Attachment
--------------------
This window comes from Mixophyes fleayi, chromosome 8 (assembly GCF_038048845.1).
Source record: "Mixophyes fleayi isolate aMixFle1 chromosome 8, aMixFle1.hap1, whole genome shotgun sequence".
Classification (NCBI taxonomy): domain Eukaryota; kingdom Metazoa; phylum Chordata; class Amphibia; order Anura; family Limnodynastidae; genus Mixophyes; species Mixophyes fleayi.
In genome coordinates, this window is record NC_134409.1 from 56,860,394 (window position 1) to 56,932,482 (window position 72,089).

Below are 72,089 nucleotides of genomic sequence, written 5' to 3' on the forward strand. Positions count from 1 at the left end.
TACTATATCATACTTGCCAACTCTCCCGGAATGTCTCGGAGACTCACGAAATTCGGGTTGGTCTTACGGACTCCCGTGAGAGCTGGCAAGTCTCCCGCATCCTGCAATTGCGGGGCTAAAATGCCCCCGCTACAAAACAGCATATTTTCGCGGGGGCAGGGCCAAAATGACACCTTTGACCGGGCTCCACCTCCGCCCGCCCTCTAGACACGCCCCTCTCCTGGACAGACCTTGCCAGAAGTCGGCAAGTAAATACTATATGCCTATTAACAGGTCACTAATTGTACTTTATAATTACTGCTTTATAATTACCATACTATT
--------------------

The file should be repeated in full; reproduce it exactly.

This window comes from Mixophyes fleayi, chromosome 8 (assembly GCF_038048845.1).
Source record: "Mixophyes fleayi isolate aMixFle1 chromosome 8, aMixFle1.hap1, whole genome shotgun sequence".
Classification (NCBI taxonomy): domain Eukaryota; kingdom Metazoa; phylum Chordata; class Amphibia; order Anura; family Limnodynastidae; genus Mixophyes; species Mixophyes fleayi.
In genome coordinates, this window is record NC_134409.1 from 56,860,394 (window position 1) to 56,932,482 (window position 72,089).

Below are 72,089 nucleotides of genomic sequence, written 5' to 3' on the forward strand. Positions count from 1 at the left end.
TACTATATCATACTTGCCAACTCTCCCGGAATGTCTCGGAGACTCACGAAATTCGGGTTGGTCTTACGGACTCCCGTGAGAGCTGGCAAGTCTCCCGCATCCTGCAATTGCGGGGCTAAAATGCCCCCGCTACAAAACAGCATATTTTCGCGGGGGCAGGGCCAAAATGACACCTTTGACCGGGCTCCACCTCCGCCCGCCCTCTAGACACGCCCCTCTCCTGGACAGACCTTGCCAGAAGTCGGCAAGTAAATACTATATGCCTATTAACAGGTCACTAATTGTACTTTATAATTACTGCTTTATAATTACCATACTATT